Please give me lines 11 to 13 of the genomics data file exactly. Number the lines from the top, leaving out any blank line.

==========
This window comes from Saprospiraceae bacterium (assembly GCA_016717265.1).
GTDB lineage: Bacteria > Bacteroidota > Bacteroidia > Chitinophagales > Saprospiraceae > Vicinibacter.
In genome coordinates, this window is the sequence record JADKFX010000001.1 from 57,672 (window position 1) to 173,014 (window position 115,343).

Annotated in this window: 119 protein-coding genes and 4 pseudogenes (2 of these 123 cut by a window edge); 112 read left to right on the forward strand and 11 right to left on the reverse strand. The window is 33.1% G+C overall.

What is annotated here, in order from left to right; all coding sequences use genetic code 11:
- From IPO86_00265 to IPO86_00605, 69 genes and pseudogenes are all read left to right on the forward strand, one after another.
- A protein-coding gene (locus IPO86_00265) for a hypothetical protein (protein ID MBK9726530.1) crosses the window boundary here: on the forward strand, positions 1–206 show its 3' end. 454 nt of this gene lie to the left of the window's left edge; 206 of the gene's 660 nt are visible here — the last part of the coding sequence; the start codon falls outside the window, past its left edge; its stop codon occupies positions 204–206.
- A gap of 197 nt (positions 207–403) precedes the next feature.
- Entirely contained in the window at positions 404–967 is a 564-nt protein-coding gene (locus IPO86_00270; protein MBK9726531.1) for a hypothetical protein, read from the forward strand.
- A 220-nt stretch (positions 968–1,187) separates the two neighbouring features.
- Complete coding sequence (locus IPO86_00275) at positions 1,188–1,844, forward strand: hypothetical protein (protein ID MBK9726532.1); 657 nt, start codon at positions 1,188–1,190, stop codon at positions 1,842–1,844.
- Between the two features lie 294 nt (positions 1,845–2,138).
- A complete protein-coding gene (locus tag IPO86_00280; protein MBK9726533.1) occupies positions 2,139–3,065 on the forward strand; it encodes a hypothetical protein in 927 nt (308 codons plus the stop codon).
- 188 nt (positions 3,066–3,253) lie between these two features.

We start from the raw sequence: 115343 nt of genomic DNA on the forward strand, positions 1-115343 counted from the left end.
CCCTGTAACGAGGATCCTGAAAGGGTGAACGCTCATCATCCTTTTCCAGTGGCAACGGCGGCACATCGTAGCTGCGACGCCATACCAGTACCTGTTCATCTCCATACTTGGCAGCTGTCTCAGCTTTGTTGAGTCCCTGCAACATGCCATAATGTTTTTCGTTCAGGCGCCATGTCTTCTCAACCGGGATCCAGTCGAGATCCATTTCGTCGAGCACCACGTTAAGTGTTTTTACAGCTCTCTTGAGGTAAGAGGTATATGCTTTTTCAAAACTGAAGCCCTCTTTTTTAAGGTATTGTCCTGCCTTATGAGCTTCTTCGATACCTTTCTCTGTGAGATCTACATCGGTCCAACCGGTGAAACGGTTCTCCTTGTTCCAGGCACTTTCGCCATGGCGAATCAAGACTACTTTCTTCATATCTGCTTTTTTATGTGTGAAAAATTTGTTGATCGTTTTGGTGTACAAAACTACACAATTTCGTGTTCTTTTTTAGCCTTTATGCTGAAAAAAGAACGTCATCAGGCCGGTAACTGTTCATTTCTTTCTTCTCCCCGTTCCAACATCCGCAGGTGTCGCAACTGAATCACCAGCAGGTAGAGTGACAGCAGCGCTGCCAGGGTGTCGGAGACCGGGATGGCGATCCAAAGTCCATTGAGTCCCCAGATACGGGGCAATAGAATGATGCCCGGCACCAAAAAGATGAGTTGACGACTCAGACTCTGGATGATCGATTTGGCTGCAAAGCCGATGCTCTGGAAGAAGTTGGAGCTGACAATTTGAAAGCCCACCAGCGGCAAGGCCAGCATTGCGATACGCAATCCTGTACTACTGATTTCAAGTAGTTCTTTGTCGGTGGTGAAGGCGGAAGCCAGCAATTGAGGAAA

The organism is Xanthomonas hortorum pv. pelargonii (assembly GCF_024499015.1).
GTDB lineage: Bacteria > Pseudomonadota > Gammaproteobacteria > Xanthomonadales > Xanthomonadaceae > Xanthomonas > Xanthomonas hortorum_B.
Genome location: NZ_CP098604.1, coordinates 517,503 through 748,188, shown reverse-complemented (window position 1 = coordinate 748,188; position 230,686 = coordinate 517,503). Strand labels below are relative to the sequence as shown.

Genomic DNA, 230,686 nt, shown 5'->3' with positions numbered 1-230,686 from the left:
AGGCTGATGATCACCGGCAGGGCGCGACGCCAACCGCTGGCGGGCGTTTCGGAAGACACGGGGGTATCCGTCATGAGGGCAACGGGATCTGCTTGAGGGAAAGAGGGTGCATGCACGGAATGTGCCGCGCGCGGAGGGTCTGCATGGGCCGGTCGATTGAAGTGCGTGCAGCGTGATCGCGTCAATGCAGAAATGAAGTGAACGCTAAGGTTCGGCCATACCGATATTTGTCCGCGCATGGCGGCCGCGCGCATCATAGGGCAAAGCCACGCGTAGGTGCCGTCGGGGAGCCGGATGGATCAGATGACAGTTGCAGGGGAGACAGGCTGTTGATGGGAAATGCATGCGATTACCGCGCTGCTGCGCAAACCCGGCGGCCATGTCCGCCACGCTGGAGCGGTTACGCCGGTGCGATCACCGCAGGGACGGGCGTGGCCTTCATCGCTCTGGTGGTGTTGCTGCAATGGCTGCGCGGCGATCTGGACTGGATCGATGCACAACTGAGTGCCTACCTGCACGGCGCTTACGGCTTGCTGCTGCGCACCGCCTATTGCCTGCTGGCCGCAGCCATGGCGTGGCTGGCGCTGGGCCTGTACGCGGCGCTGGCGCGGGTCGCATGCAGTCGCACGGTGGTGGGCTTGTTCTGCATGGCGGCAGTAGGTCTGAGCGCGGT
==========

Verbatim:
- Complete coding sequence (locus IPO86_00275) at positions 1,188–1,844, forward strand: hypothetical protein (protein ID MBK9726532.1); 657 nt, start codon at positions 1,188–1,190, stop codon at positions 1,842–1,844.
- Between the two features lie 294 nt (positions 1,845–2,138).
- A complete protein-coding gene (locus tag IPO86_00280; protein MBK9726533.1) occupies positions 2,139–3,065 on the forward strand; it encodes a hypothetical protein in 927 nt (308 codons plus the stop codon).